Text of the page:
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Re: [zzdev] Re: :gbg: Flame: User-hostile ethic of the Linux comm un ity
- To: joshuaa@xxxxxxxxxxxxx
- Subject: Re: [zzdev] Re: :gbg: Flame: User-hostile ethic of the Linux comm un ity
- From: Richard Stallman <rms@xxxxxxx>
- Date: Mon, 18 Dec 2000 10:10:38 -0700 (MST)
- Cc: ted@xxxxxxxxxx, zzdev@xxxxxxxxxx
- In-reply-to: <1E18203C3402B84882243054A7E7DC9301753D5A@xxxxxxxxxxxxxxxxxxxxxxxxxxxxxxxxxxxx> (message from Joshua Allen on Mon, 16 Oct 2000 15:01:22 -0700)
- References: <1E18203C3402B84882243054A7E7DC9301753D5A@xxxxxxxxxxxxxxxxxxxxxxxxxxxxxxxxxxxx>
- Reply-to: rms@xxxxxxx
Of course I am being
facetious here, but the point is that saying users are "free" because they
can change source code is not much different than saying developers are
"free" because they can change bytecode.
It is very different. Changing source code is feasible. Being
compelled to do the job by changing compiled code is extremely hard.
It could be that you are trying to think in all-or-none categories.
Many programmers like to do this--but it leads people to treat large
quantitative differences as insignificant. You could equally well
argue that people in the Soviet Union had freedom of the press just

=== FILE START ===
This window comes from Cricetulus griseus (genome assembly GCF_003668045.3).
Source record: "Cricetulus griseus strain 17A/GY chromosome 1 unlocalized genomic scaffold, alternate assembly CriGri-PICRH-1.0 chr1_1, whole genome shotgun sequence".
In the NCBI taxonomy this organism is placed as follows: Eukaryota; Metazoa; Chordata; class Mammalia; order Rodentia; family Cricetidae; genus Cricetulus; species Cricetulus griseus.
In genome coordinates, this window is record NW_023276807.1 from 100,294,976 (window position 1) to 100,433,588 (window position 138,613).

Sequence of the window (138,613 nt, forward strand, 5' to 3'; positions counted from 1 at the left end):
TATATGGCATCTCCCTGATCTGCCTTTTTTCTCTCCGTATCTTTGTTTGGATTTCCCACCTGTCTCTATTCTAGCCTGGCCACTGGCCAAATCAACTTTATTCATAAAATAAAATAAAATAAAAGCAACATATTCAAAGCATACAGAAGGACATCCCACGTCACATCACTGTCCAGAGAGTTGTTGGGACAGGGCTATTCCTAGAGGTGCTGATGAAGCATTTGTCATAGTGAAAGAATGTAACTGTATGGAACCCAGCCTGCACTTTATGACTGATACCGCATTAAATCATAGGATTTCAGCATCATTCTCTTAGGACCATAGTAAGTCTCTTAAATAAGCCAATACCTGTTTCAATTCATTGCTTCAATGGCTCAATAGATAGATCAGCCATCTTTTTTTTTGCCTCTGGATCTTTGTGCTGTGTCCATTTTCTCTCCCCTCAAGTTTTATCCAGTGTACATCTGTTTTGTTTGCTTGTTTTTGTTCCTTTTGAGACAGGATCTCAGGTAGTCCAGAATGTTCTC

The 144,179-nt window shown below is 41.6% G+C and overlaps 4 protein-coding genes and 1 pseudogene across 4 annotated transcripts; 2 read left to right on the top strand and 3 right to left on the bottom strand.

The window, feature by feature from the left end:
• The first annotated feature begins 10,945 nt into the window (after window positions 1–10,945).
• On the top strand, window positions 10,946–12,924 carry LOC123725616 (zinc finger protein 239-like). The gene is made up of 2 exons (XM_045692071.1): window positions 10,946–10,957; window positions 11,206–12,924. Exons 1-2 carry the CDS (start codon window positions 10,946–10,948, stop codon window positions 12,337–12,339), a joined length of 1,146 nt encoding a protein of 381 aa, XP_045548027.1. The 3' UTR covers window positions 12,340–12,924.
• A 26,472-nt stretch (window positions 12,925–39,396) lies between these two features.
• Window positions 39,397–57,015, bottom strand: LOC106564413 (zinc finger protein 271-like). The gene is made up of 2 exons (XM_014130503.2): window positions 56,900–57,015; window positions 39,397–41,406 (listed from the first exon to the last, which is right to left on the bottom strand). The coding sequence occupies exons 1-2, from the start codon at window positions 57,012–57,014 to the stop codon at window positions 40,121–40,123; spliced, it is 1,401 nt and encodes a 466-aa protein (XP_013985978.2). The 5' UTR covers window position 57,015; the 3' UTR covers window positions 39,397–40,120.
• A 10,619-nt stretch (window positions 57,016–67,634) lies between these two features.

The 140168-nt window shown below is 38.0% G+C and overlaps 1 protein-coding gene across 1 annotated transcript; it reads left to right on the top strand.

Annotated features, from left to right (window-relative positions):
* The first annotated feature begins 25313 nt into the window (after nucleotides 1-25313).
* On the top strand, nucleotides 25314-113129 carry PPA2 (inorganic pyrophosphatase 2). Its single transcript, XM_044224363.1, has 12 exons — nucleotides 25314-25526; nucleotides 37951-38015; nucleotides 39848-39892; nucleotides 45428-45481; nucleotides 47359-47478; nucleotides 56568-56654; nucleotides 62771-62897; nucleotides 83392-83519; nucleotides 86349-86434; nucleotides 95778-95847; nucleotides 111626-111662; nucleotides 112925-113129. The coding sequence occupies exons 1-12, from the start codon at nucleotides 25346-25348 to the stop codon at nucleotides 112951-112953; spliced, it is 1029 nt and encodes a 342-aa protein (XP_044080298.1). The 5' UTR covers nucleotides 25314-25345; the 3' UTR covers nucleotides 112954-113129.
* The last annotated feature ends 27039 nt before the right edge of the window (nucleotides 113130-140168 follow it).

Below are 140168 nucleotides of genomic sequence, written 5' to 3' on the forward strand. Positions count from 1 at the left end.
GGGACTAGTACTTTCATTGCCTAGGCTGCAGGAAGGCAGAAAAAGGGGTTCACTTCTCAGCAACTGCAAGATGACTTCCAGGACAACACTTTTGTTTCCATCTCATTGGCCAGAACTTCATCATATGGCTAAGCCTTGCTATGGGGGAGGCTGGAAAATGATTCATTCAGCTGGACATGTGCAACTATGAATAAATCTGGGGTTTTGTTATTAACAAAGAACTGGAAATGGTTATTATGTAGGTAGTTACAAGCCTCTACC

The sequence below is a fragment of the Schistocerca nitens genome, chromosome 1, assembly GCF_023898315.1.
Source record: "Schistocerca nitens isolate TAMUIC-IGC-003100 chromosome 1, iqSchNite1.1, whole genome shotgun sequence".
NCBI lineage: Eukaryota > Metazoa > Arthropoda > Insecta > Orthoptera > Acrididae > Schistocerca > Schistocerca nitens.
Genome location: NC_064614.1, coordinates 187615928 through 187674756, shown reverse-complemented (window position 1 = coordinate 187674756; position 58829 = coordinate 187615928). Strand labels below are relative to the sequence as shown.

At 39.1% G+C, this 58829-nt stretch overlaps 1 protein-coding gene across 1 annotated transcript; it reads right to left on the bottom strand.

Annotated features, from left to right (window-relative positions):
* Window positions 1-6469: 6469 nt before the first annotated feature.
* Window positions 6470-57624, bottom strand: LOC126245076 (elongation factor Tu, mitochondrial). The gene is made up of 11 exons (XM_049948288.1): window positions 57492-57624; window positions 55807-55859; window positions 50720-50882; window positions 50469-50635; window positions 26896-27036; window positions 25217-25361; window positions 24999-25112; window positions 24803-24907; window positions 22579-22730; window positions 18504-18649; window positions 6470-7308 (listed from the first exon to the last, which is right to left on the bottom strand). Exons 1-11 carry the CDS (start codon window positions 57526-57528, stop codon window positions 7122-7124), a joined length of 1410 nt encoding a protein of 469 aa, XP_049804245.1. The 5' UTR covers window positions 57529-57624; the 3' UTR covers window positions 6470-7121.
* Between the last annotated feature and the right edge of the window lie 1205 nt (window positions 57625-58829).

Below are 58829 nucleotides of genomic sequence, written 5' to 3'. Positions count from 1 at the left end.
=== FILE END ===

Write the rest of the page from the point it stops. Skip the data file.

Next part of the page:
like the US, because they could publish samizdat if they did enough
If all software vendors were to
provide an unrestricted license for users to reverse-engineer and modify
machine code of their applications for personal use, would this fit your
definition of "free"?
Not even slightly. Modification for personal use is just one of several
freedoms listed in the definition of free software, and "allowing" people
to do this by disassembly is still artificially obstructing it.
I doubt it, but it shows how arbitrary your
definition of freedom is.
It is not arbitrary. It responds to certain practical needs
in a practical situation.
The people most often
associated with FSF/OSI tend to highly value the freedom to modify low-level
source code and recompile apps, while users of commercial software value the
freedom to use their time for things that they want instead of recompiling
Saving time is not gaining "freedom". If you stretch the word
"freedom" to include all possible benefits, the word becomes vacuous,
and the distinction between freedom and other values becomes difficult
to communicate in words--but this does not make it any less important.